Jahan Dotson, WR, Penn State

We see you Jahan Dotson. You may not have known his name, but you surely saw Dotson’s signature grab last Saturday on SportsCenter (see below). Not only was that OBJ-esque one-hander great, it was made even more amazing because it immediately followed a pinned-against-helmet catch on the previous play. The Penn State-Ohio State game was not as close as the thirteen point margin suggests and the main reason the final score seemed within reach was Jahan Dotson. Dotson ended the game against Ohio State with a 8-144-3 line and I knew I had to feature him in this week’s preview.

Dotson arrived at Happy Valley in 2018 as a local 3- or 4-star recruit, depending on your preferred service. He had originally committed to UCLA before flipping to Penn State. I was surprised to see the laundry list of Power 5 offers he had including Ohio State, Michigan, Notre Dame and Clemson. Josh Gattis, who at the time was the PSU receivers coach and is now Michigan’s offensive coordinator, said “[Dotson] has unbelievable ball skills, some of the best that I’ve seen coming out of high school.” Well we now know Gattis was spot on with that observation. Dotson played sparingly as a true freshman but earned a bigger role in 2019. Despite being the third target behind KJ Hamler and Pat Freiermuth, Dotson managed 27-488-5 and averaged 18.1 yards per catch.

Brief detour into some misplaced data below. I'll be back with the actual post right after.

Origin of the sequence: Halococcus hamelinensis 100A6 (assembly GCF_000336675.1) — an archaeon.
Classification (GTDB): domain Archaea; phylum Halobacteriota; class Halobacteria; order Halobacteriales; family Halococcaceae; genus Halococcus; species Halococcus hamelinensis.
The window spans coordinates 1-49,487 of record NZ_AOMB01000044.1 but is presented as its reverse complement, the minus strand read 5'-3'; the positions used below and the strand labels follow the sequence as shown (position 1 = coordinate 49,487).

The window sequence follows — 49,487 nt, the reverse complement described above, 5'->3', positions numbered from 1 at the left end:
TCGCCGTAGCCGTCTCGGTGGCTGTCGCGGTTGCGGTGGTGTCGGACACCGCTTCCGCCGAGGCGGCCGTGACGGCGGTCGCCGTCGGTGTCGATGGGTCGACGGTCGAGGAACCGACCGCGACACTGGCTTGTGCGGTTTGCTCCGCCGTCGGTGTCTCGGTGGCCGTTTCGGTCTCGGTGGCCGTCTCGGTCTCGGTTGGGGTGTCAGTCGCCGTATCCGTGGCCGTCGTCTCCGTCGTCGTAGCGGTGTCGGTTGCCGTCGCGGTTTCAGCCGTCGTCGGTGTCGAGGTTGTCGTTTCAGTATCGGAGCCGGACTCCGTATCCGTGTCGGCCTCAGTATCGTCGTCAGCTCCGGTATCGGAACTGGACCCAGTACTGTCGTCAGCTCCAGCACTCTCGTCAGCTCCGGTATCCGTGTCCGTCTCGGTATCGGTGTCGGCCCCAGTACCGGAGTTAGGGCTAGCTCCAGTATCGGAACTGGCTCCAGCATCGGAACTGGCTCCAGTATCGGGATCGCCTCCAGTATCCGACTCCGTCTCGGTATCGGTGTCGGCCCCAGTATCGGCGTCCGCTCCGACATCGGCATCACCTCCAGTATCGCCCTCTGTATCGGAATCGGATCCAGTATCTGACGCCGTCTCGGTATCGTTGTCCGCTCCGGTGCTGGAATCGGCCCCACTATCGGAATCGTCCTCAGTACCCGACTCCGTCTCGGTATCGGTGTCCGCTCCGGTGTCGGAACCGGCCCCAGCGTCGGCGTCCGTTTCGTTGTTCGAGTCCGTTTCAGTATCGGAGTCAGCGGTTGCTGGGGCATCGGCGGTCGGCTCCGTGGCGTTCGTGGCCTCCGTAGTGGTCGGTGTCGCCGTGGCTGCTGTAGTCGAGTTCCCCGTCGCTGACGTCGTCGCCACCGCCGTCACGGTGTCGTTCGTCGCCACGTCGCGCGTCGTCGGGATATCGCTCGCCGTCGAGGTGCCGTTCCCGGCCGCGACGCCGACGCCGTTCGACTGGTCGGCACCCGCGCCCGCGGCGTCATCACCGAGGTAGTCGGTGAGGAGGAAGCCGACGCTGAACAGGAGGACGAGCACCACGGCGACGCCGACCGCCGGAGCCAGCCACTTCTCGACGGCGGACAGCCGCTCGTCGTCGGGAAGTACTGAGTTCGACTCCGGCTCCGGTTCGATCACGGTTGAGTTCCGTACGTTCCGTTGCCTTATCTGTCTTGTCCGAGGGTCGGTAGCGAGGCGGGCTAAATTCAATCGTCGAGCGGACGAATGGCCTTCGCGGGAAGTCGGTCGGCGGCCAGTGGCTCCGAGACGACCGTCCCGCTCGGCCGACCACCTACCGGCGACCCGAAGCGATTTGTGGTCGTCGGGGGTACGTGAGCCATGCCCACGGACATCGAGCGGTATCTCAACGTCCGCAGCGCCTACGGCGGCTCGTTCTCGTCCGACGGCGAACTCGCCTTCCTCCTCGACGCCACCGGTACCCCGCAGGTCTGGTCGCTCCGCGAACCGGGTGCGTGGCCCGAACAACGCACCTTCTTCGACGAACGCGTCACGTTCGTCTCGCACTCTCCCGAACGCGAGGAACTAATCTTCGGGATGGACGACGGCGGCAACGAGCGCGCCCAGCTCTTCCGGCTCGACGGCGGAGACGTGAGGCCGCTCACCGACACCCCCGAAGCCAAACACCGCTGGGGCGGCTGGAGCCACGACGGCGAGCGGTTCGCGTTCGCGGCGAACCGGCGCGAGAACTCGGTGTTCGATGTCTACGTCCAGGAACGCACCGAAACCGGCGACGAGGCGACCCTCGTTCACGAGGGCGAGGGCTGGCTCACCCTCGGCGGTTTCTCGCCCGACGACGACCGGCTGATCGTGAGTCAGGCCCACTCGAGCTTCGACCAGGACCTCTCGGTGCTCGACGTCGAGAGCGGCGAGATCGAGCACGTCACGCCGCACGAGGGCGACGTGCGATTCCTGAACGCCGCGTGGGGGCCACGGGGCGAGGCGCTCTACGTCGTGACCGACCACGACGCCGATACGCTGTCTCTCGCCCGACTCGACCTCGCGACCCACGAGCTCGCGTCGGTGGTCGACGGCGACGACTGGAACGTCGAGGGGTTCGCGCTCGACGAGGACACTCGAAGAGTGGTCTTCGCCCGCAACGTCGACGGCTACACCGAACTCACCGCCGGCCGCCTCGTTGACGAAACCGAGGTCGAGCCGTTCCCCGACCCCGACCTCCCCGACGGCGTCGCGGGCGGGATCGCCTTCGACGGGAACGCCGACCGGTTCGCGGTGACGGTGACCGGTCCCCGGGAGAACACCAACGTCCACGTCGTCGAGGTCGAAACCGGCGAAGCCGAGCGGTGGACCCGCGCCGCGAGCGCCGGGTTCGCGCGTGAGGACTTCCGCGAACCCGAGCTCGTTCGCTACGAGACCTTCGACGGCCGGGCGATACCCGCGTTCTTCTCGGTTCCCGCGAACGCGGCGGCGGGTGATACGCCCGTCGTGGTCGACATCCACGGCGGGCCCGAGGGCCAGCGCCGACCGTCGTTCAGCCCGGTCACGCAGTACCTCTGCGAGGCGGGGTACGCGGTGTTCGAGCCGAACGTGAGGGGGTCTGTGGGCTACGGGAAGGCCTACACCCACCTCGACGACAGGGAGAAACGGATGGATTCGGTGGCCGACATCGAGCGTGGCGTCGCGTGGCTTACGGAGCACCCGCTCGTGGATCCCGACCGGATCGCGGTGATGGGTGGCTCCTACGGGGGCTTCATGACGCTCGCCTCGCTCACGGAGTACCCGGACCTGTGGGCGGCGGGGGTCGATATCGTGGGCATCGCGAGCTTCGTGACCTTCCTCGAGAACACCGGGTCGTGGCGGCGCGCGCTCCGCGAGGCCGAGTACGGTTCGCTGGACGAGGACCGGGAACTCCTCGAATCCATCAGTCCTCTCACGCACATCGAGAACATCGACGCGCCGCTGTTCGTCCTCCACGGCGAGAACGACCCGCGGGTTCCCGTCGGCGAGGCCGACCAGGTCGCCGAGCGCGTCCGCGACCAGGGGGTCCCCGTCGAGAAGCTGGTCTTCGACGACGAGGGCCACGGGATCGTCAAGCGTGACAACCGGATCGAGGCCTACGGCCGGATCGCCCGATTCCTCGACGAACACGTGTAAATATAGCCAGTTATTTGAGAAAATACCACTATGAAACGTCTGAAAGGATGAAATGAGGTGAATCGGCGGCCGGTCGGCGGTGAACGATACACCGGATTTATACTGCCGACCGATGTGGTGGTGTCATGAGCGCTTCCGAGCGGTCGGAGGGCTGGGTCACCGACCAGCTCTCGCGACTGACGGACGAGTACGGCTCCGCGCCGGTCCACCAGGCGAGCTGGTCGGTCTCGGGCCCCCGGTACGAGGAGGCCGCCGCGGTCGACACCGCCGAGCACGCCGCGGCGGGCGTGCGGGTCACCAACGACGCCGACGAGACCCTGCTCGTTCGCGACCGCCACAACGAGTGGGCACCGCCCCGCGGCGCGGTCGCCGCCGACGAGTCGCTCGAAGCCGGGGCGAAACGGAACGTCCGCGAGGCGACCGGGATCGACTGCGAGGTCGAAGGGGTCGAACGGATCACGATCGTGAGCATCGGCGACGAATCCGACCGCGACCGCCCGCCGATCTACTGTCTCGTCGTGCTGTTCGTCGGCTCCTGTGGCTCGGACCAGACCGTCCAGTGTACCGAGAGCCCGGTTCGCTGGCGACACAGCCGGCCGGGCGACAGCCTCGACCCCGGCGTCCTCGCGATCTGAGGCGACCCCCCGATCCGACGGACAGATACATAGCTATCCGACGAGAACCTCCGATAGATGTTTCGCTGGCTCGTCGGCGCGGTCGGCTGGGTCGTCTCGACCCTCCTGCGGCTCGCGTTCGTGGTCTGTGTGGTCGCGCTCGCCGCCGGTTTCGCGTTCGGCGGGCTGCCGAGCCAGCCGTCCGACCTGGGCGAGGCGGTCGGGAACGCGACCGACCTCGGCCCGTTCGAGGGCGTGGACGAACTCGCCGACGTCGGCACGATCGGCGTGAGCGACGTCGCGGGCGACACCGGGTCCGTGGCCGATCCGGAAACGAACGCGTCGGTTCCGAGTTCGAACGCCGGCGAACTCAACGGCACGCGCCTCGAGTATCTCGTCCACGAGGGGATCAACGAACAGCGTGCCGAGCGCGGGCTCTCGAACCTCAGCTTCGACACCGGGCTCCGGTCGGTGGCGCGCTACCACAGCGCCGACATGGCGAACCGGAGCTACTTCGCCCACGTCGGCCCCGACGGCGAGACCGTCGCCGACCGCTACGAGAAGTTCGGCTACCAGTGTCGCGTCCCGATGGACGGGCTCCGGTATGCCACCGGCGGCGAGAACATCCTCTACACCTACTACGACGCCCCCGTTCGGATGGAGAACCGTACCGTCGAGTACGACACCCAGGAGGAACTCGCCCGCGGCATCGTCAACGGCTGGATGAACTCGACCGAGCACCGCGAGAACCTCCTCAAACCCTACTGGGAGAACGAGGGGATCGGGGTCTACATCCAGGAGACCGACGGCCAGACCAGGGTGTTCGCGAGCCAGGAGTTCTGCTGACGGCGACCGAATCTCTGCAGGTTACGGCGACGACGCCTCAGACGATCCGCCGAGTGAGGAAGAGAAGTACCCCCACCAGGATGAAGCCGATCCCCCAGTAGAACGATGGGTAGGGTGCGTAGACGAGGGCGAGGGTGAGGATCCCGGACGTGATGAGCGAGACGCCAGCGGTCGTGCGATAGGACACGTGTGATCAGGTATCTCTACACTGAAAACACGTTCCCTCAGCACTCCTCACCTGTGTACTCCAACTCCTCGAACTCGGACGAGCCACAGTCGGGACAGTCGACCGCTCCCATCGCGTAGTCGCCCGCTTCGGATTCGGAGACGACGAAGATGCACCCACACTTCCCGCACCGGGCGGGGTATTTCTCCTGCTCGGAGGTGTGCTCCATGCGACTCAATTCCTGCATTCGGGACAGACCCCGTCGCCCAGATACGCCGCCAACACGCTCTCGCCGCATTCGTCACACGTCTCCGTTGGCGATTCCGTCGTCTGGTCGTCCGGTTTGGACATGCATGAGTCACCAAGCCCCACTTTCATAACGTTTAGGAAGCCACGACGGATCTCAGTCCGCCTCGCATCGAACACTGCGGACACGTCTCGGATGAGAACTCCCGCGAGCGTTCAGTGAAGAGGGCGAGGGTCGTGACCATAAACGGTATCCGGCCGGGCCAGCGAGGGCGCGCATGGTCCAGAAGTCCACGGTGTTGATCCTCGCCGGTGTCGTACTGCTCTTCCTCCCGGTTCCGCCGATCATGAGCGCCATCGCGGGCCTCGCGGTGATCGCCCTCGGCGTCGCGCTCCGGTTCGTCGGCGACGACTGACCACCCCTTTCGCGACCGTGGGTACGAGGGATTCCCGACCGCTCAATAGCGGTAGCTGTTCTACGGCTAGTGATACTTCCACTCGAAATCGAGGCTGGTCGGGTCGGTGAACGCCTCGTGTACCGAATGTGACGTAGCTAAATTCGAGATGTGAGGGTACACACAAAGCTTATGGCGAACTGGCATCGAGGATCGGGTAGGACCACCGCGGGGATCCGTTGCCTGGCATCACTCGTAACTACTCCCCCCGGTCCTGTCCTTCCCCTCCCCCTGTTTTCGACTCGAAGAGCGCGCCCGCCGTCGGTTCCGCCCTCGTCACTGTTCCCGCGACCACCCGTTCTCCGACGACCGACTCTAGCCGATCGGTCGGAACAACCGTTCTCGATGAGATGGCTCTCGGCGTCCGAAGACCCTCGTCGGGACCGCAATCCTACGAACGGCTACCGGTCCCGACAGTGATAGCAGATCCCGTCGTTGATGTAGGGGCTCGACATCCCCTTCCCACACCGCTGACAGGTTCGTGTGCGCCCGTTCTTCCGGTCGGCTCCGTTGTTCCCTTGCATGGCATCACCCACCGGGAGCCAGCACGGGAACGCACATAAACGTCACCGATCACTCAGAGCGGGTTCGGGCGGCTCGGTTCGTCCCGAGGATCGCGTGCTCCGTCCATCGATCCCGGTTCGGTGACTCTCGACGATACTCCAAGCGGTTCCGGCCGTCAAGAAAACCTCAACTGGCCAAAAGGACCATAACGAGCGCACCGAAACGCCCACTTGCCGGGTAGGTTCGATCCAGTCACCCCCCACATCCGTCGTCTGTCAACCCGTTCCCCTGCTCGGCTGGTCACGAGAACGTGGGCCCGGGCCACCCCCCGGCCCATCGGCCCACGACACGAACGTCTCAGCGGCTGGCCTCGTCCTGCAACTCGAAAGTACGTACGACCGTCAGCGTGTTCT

My introduction to Dotson came during the aforementioned Ohio State game last weekend. Most of Dotson’s targets against the Buckeyes came lined up across from standout corner Shaun Wade. Wade will be a first rounder in 2021 and is often mocked in the top half of the first round. So this explosion by Dotson isn’t the result of playing against some scrub mid-major defense. I re-watched his film from the game and also checked out a 2018-2019 highlight reel to make sure he wasn’t a one hit wonder. When I looked up his measurables I was surprised to see Dotson listed at just 5110/182. Clearly his catch radius is much wider than your typical player of that size. Dotson has go-go-gadget arms and has elite body control along the sideline. He stacks his corner well, running right at him with plus speed, before exploding out of his break. That agility helps after the catch too where he can make the first defender miss and knows how much he needs to get to the marker or goal line. I thought Dotson was fearless too. Early in the game, Wade was often in Dotson’s front pockets, being physical at the line of scrimmage. Dotson didn’t let it bother him. He’s unafraid to go across the middle and can obviously win contested catches. As good as Dotson’s miraculous catch was, I think it’s even more impressive that he had the body control to stick the landing and then the presence of mind to get into the end zone.